Sponsored by the Department of Public Policy; Department of Economics
The Aesthetics of Temporal Sequence: Making Meals and Concerts Optimal Experiences
Paul Rozin, Professor of Psychology, University of Pennsylvania
Meals and concerts are both episodes of one to two hours, in which a sequence of events occurs. The presentation will address what we know, and what we have to find out, about how the ordering of events effects both our experience and our memory. Particular attention will be paid to the modern tasting (multiple course) menu, and how some practices from music could inform the arrangement of meals.
Distinguished Lecture in Psychology, sponsored by the Department of Psychology
The Fracking of Rachel Carson: Silent Spring in an Age of Environmental Crisis
Sandra Steingraber, Professor of Education, Stanford University
A cancer survivor, Dr. Sandra Steingraber has written extensively on the intersection of the environment and public health. She will discuss what we have learned, and failed to learn, in the 50 years since Rachel Carson’s publication of Silent Spring , and will examine the threat to public health that fracking poses.
Korenman Lecture, sponsored by the Gender and Women Studies Program; Department of American Studies; Office of the College of Arts, Humanities and Social Sciences; Dresher Center for the Humanities; Department of Geography and Environmental Systems; Women in Science and Engineering
A Life in History: Reflections on Studying Politics and Policy in Twentieth-Century America
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John Jeffries, Professor of History and Dean of the College of Arts, Humanities, and Social Sciences at UMBC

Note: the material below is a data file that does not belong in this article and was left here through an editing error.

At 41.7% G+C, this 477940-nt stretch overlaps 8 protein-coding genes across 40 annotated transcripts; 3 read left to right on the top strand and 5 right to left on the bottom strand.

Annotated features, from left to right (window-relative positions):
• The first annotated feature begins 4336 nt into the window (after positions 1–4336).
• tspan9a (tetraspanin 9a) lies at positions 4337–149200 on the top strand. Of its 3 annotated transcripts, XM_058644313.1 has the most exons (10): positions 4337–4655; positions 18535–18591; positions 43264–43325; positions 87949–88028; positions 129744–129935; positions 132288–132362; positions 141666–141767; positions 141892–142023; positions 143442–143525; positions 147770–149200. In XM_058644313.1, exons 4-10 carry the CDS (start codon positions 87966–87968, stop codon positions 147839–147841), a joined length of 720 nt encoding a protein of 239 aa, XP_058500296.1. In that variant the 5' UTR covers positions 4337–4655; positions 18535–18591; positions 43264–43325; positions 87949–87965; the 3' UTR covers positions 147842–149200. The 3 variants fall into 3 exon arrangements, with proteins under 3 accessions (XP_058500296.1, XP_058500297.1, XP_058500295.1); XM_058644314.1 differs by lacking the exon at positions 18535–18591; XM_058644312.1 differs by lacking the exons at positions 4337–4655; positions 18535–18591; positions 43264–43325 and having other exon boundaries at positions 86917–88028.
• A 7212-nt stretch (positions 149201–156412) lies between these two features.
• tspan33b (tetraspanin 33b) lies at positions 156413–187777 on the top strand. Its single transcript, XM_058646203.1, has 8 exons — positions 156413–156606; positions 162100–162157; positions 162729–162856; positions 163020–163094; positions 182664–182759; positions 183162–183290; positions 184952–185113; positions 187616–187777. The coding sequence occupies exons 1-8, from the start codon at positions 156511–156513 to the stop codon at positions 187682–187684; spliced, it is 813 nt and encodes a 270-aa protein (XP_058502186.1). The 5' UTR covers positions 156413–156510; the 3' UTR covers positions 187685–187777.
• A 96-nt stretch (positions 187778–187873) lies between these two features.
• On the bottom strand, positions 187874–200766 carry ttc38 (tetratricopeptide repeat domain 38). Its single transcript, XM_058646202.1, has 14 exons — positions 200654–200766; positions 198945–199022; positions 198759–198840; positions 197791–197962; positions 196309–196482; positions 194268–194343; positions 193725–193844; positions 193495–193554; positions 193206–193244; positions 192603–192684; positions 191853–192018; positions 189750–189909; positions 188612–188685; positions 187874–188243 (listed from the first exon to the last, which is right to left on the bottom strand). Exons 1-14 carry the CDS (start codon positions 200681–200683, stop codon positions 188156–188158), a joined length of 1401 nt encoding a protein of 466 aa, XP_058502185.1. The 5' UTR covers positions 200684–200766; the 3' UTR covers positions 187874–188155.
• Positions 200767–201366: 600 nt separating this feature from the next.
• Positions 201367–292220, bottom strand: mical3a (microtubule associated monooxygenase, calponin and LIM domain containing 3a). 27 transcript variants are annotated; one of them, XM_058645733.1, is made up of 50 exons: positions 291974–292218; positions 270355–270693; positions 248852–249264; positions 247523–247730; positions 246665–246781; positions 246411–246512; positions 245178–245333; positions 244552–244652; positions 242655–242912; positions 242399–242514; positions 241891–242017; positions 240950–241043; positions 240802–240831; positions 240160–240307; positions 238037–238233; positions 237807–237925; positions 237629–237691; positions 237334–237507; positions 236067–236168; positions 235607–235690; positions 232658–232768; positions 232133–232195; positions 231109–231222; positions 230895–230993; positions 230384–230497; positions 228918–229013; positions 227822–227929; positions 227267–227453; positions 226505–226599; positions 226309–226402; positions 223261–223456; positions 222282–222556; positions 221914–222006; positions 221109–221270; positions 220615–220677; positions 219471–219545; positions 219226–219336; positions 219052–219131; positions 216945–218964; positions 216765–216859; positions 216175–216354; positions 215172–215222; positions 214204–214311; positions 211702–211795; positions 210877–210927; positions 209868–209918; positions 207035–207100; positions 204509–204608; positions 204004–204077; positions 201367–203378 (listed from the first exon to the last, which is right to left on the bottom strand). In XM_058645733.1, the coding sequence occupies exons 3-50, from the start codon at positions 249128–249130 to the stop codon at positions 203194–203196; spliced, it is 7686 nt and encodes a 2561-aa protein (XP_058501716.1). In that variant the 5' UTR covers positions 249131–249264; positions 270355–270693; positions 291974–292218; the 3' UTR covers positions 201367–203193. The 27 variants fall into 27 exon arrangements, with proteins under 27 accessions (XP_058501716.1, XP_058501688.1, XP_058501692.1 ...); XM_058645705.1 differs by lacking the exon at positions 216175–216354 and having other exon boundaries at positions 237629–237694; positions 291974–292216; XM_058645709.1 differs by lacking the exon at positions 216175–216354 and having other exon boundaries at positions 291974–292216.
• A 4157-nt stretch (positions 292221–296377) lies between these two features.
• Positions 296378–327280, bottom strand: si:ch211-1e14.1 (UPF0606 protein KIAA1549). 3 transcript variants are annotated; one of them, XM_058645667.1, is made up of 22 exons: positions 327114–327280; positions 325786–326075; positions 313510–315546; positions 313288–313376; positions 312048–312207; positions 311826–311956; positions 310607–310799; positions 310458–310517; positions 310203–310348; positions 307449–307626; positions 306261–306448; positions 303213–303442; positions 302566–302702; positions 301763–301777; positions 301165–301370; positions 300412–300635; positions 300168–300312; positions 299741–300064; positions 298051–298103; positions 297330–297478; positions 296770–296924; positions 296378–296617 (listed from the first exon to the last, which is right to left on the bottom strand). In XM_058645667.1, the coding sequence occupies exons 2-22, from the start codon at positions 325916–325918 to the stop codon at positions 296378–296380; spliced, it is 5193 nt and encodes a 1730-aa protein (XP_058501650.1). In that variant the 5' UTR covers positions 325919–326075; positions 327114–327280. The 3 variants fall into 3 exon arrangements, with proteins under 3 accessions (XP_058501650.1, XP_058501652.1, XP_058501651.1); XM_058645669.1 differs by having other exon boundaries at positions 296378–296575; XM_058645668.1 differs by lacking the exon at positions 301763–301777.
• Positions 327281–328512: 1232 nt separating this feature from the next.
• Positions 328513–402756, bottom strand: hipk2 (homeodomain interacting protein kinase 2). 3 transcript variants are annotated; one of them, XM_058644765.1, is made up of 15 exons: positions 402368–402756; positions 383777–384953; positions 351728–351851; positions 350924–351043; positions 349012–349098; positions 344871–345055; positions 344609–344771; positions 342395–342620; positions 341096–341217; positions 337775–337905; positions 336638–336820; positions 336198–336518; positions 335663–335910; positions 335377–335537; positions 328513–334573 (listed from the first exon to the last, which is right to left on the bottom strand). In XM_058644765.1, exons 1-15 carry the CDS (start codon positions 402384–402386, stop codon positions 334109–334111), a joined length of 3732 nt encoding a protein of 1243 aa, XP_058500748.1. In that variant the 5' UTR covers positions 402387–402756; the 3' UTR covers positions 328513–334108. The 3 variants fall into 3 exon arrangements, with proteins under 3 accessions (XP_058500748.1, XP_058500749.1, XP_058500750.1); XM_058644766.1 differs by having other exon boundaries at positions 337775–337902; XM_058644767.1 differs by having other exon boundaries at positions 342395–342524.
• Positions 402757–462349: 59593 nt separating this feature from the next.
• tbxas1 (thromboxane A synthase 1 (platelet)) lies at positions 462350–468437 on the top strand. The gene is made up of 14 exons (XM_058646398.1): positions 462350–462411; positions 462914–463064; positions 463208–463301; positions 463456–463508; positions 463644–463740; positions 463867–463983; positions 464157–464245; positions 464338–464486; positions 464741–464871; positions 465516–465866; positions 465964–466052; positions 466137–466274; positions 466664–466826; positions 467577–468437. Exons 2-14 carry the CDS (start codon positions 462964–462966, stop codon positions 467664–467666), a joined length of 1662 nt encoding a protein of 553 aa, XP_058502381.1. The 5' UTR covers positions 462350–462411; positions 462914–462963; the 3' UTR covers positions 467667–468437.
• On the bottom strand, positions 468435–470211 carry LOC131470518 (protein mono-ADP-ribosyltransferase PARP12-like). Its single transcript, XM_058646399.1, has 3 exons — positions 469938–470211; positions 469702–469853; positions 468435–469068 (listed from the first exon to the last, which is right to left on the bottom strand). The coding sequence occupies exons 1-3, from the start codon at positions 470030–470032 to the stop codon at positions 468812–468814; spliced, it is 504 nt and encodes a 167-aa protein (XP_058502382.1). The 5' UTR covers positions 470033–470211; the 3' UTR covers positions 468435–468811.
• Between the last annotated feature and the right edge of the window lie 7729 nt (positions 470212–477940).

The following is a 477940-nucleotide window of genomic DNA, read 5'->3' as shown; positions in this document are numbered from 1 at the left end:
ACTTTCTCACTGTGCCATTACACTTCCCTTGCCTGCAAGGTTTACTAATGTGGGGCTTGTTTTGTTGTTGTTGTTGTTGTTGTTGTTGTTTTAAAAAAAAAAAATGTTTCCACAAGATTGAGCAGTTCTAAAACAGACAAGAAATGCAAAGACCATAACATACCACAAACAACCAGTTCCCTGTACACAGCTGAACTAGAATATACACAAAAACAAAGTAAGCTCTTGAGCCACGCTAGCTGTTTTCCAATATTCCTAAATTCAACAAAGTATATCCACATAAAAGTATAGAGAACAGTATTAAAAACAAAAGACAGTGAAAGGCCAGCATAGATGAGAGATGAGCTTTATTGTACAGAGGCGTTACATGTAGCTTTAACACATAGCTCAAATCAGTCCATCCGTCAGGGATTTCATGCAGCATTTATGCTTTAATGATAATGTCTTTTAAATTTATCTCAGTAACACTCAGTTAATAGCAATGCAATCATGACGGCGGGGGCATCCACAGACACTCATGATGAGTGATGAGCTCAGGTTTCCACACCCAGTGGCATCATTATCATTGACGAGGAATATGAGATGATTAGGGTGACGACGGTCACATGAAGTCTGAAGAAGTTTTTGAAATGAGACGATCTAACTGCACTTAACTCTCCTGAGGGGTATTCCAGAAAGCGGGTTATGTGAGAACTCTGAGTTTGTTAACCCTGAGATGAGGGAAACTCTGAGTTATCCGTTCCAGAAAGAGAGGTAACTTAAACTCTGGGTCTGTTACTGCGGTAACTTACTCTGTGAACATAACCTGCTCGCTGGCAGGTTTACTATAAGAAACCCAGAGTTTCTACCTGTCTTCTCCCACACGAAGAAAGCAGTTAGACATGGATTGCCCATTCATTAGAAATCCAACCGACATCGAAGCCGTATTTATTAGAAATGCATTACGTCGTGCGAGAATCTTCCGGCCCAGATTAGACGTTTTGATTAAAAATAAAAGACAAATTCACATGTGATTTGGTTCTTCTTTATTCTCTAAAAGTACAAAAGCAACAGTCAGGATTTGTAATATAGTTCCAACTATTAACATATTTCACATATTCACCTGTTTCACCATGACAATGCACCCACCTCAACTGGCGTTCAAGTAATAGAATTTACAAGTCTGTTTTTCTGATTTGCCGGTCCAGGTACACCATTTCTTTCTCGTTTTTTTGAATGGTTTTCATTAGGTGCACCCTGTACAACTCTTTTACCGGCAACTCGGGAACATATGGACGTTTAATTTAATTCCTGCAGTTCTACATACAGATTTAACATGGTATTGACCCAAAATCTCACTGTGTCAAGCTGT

John Jeffries will discuss, from the perspectives both of his own life and career and of the study of political history since the 1960s, the circumstances and choices that have shaped his work as an historian of mid-twentieth-century U.S. elections and policymaking.
Low Lecture, sponsored by the Department of History
Looking Forward from the 45th Anniversary of the Catonsville Nine Actions
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In May of 1968, nine individuals shook the conscience of the nation as they burned U.S. Selective Service records with home-made napalm on the grounds of the Catonsville, Maryland Knights of Columbus hall. The fire they started erupted into an infamous trial where the nine were defended by William Kuntsler. The news spread throughout the country, influencing other similar dynamic actions in every major U.S. city. Two of the original members of the Nine will be on hand to talk about their experiences – about how they met and their stand against U.S. militarization in Latin America. We will also be joined by scholars and film makers who will help us connect this story with the larger context of Vietnam War era protests.
Thomas and Margarita Melville (authors of Whose Heaven, Whose Earth?);
Karin Aguilar-San Juan (Macalester College, author of Staying Vietnamese and The State of Asian America);
Joby Taylor (Shriver Center Peaceworker Program, moderator); and special guests.
Sponsored by the Department of American Studies